Can Declarative Statements Be Binding Upon Men Today?

Yes.

Some believe that only expressed commands in the Bible are bound upon men today. But what about declarative sentences in the Bible? Are any of them binding?

A declarative statement is simply declaring or making a statement of what something is or is not. For example, the sky is blue. It is from studying the specific, declarative statement, the immediate context (what surrounds that specific declaration), and the remote context (the overall context of the Bible), and using the principles of logic that we can derive whether a given declarative statement is for us today.

An example of a declarative statement that is not binding upon us today is as follows:

1. 1 Corinthians 14:27-32. The reason that this declarative statement (and others like it) is not binding upon us today is because the miraculous age of the first century was only for a limited period of time and has since ceased (1 Corinthians 13:8-13; Ephesians 4:7-16). [NOTE: Though this specific case involving the miraculous no longer applies/is binding today, the underlying principle (that two male speakers in a congregation should take turns in speaking so as to not cause confusion in the church.) is still binding].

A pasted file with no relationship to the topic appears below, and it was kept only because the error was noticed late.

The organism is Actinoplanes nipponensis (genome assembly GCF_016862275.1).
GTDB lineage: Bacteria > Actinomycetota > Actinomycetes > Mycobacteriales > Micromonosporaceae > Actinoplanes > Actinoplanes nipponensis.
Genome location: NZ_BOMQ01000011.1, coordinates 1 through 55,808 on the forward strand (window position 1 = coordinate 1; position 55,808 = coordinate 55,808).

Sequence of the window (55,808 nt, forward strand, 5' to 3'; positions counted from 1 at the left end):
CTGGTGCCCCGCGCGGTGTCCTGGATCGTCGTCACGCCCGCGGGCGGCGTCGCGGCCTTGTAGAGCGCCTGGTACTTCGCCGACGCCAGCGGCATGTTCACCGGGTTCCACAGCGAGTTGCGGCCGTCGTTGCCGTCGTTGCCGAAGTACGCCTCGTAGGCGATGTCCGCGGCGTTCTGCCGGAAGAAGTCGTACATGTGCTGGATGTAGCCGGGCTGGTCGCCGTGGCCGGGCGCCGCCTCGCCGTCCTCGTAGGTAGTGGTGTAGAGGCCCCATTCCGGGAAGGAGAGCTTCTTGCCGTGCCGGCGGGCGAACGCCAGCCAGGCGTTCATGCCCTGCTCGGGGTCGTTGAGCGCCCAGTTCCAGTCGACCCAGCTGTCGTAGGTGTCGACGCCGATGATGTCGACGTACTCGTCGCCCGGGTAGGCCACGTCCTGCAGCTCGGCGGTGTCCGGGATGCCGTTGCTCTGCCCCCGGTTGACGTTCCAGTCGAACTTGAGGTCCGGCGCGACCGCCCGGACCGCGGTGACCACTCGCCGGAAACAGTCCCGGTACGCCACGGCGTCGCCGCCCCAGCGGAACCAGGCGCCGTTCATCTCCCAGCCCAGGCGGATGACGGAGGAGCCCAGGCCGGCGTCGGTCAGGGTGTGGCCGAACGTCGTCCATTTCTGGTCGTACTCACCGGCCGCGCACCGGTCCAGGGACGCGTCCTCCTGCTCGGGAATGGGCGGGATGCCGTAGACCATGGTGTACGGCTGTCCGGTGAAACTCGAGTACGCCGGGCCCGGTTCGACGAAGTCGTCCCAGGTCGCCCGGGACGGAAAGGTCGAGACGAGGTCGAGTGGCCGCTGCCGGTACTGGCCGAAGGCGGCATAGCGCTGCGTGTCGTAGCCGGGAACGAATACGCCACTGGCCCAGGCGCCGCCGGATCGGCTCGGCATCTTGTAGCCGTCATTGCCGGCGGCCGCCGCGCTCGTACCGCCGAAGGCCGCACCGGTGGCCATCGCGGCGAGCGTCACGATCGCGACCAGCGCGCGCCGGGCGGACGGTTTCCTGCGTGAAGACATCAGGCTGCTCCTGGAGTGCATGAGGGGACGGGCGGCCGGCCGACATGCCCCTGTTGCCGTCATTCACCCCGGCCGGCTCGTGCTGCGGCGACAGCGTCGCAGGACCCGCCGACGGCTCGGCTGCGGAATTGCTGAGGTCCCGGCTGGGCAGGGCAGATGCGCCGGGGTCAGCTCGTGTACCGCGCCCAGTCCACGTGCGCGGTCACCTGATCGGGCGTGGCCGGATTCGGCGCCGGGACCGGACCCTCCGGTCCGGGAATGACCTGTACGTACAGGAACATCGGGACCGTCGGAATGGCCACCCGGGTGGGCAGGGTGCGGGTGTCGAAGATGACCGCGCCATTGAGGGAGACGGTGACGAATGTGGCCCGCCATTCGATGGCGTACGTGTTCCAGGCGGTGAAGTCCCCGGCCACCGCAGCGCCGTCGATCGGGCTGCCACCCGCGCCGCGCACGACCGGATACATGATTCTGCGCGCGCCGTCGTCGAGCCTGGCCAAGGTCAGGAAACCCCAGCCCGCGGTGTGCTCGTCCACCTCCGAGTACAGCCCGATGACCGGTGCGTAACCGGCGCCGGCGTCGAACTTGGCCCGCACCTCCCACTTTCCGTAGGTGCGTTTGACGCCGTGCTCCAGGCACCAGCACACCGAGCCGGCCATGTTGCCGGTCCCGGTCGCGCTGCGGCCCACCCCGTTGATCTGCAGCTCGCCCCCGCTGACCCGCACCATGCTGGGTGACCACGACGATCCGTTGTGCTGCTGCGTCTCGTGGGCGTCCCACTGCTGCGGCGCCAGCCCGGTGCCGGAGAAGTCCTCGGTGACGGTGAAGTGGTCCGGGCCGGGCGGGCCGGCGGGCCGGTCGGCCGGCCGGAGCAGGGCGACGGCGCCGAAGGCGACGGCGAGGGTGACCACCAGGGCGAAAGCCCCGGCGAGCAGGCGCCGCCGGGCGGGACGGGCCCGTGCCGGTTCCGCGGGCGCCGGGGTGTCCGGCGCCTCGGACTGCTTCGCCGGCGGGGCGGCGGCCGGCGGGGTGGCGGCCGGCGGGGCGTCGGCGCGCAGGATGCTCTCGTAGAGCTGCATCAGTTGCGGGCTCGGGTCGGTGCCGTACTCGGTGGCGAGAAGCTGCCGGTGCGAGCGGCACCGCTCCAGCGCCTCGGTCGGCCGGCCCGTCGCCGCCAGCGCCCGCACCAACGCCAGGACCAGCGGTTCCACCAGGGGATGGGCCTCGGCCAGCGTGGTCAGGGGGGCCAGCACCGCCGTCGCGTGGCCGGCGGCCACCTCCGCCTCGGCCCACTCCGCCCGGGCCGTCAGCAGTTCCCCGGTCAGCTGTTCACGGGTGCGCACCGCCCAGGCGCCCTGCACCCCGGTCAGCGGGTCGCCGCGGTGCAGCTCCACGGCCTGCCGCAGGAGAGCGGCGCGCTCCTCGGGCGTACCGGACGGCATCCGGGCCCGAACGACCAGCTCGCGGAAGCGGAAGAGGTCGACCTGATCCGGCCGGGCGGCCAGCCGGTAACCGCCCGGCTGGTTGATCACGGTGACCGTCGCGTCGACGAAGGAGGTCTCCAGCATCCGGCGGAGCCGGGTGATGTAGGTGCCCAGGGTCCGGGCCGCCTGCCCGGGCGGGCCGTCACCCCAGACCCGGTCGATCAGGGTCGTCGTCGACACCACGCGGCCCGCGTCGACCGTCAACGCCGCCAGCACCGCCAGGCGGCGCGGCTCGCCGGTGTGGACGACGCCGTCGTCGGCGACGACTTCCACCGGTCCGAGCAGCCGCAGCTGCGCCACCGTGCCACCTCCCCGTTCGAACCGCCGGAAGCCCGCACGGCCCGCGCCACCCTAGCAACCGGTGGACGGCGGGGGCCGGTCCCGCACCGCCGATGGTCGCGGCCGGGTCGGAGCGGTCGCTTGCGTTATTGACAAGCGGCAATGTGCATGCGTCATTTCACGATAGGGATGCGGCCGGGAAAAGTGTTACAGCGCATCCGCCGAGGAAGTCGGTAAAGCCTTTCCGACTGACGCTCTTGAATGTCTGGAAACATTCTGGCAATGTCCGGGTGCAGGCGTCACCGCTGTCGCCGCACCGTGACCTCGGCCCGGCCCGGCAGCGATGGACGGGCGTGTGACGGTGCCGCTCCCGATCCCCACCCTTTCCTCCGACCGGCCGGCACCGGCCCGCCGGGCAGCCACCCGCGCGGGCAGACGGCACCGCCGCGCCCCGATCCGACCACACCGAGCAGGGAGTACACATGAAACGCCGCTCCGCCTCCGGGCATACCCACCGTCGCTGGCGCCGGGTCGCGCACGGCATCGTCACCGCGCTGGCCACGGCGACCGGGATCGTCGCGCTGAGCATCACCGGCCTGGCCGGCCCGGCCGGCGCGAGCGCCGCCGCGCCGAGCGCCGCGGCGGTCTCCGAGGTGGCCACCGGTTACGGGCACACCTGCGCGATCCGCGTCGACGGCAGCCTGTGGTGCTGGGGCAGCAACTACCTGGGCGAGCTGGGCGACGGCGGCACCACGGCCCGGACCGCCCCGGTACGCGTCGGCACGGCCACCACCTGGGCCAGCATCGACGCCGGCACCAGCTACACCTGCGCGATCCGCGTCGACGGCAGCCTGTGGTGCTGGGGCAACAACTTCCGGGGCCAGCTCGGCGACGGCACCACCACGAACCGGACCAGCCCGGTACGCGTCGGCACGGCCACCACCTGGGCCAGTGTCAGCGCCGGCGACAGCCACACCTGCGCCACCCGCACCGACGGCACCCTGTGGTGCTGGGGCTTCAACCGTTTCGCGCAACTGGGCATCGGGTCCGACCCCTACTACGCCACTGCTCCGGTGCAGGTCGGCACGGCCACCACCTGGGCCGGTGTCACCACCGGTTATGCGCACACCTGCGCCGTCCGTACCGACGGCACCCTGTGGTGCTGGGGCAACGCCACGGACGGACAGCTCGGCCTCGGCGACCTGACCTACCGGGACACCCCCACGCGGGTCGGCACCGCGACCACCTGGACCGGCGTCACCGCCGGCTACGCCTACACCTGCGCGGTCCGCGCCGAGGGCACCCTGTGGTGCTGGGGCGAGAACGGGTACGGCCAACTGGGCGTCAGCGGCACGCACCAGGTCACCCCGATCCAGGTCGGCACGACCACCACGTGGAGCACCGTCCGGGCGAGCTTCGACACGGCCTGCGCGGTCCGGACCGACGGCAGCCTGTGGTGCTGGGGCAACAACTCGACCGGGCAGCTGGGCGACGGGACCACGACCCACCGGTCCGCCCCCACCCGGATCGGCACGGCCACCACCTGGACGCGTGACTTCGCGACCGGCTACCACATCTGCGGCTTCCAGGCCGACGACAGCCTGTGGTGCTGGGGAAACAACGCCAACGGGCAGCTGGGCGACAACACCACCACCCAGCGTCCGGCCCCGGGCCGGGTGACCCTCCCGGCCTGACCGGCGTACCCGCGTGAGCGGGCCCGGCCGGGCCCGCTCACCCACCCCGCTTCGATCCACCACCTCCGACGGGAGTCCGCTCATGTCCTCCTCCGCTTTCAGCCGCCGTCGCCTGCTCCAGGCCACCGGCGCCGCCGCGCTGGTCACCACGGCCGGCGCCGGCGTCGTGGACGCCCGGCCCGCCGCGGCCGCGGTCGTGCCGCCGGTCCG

There are other declarative statements that we know that are binding upon us today. It is from studying the specific declarative statement, the immediate context (what surrounds that specific declarative statement), and the remote context (the overall context of the Bible), and using the principles of logic that we can derive whether a given declarative statement is for us today.

Below are a few examples of declarative statements which are binding today:

Mark 16:16 - The sentence structure is not in the form of a command (it is not in the imperative mood), but is declaring that something is the case. The sinner who "believes and is baptized shall be saved." The sinner who "does not believe will be condemned." From the remote context, Acts 2:38 and Acts 10:47,48 gives water baptism as a commandment that is necessary to obey in order to be saved from a person's past sins. As long as people sin, people are going to be in need of a Savior who can save them from their sins. It is declared as fact that the required, initial obedience involves a mandatory. scriptural belief and immersion.

John 20:30,31 - The sentence structure is not in the form of a command (it is not in the imperative mood), but is declaring that something is the case. The person who believes that Jesus Christ is the Son of God can have life in His name. From the remote context, Acts 16:30 teaches that belief is necessary in order to be saved from a person's past sins. It is declared as fact that the required, initial obedience involves a mandatory. scriptural belief (among other acts of obedience).



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Joey FerrellHermeneutics